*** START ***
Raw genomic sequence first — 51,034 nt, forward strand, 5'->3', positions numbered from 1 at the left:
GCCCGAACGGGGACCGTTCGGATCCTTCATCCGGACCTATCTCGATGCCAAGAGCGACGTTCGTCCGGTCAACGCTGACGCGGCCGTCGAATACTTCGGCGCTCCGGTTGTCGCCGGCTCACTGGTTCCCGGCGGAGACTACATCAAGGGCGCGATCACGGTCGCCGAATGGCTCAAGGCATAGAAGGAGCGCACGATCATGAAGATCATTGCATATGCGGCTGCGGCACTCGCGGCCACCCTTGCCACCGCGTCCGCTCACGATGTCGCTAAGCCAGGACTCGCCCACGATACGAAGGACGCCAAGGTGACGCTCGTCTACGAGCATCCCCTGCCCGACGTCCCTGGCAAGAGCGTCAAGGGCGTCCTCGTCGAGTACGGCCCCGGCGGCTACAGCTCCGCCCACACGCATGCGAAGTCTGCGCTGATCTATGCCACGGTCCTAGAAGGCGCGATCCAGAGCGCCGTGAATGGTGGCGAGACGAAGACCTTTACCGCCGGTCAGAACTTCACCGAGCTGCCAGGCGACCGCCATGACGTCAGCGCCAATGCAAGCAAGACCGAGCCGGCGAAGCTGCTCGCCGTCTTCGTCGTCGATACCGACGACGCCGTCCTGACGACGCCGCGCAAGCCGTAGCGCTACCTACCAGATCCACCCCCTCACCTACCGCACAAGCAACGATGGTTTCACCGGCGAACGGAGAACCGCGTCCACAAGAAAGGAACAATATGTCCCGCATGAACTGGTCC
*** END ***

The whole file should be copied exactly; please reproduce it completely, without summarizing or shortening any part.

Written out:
Raw genomic sequence first — 51,034 nt, forward strand, 5'->3', positions numbered from 1 at the left:
GCCCGAACGGGGACCGTTCGGATCCTTCATCCGGACCTATCTCGATGCCAAGAGCGACGTTCGTCCGGTCAACGCTGACGCGGCCGTCGAATACTTCGGCGCTCCGGTTGTCGCCGGCTCACTGGTTCCCGGCGGAGACTACATCAAGGGCGCGATCACGGTCGCCGAATGGCTCAAGGCATAGAAGGAGCGCACGATCATGAAGATCATTGCATATGCGGCTGCGGCACTCGCGGCCACCCTTGCCACCGCGTCCGCTCACGATGTCGCTAAGCCAGGACTCGCCCACGATACGAAGGACGCCAAGGTGACGCTCGTCTACGAGCATCCCCTGCCCGACGTCCCTGGCAAGAGCGTCAAGGGCGTCCTCGTCGAGTACGGCCCCGGCGGCTACAGCTCCGCCCACACGCATGCGAAGTCTGCGCTGATCTATGCCACGGTCCTAGAAGGCGCGATCCAGAGCGCCGTGAATGGTGGCGAGACGAAGACCTTTACCGCCGGTCAGAACTTCACCGAGCTGCCAGGCGACCGCCATGACGTCAGCGCCAATGCAAGCAAGACCGAGCCGGCGAAGCTGCTCGCCGTCTTCGTCGTCGATACCGACGACGCCGTCCTGACGACGCCGCGCAAGCCGTAGCGCTACCTACCAGATCCACCCCCTCACCTACCGCACAAGCAACGATGGTTTCACCGGCGAACGGAGAACCGCGTCCACAAGAAAGGAACAATATGTCCCGCATGAACTGGTCC